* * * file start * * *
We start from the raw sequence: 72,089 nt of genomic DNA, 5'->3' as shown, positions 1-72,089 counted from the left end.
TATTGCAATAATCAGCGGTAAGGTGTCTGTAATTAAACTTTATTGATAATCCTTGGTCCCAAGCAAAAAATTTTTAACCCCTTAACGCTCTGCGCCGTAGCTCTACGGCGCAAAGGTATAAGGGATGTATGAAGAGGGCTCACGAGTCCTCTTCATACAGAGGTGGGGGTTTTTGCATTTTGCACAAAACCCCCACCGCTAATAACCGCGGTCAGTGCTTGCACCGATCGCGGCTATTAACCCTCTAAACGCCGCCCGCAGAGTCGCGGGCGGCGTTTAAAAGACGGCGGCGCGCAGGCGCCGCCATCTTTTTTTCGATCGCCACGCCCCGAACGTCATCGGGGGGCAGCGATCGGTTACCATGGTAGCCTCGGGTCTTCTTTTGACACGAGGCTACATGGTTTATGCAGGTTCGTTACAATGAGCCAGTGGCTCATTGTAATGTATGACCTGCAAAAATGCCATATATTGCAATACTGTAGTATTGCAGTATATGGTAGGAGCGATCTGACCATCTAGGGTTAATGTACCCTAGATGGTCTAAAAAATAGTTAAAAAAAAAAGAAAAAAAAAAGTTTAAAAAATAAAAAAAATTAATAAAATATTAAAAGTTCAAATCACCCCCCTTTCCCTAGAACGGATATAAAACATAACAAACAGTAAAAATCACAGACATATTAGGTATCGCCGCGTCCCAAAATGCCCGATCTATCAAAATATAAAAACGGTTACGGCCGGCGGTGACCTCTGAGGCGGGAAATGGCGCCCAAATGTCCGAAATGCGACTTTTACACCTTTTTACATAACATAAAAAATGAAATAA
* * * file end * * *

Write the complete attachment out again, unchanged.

We start from the raw sequence: 72,089 nt of genomic DNA, 5'->3' as shown, positions 1-72,089 counted from the left end.
TATTGCAATAATCAGCGGTAAGGTGTCTGTAATTAAACTTTATTGATAATCCTTGGTCCCAAGCAAAAAATTTTTAACCCCTTAACGCTCTGCGCCGTAGCTCTACGGCGCAAAGGTATAAGGGATGTATGAAGAGGGCTCACGAGTCCTCTTCATACAGAGGTGGGGGTTTTTGCATTTTGCACAAAACCCCCACCGCTAATAACCGCGGTCAGTGCTTGCACCGATCGCGGCTATTAACCCTCTAAACGCCGCCCGCAGAGTCGCGGGCGGCGTTTAAAAGACGGCGGCGCGCAGGCGCCGCCATCTTTTTTTCGATCGCCACGCCCCGAACGTCATCGGGGGGCAGCGATCGGTTACCATGGTAGCCTCGGGTCTTCTTTTGACACGAGGCTACATGGTTTATGCAGGTTCGTTACAATGAGCCAGTGGCTCATTGTAATGTATGACCTGCAAAAATGCCATATATTGCAATACTGTAGTATTGCAGTATATGGTAGGAGCGATCTGACCATCTAGGGTTAATGTACCCTAGATGGTCTAAAAAATAGTTAAAAAAAAAAGAAAAAAAAAAGTTTAAAAAATAAAAAAAATTAATAAAATATTAAAAGTTCAAATCACCCCCCTTTCCCTAGAACGGATATAAAACATAACAAACAGTAAAAATCACAGACATATTAGGTATCGCCGCGTCCCAAAATGCCCGATCTATCAAAATATAAAAACGGTTACGGCCGGCGGTGACCTCTGAGGCGGGAAATGGCGCCCAAATGTCCGAAATGCGACTTTTACACCTTTTTACATAACATAAAAAATGAAATAA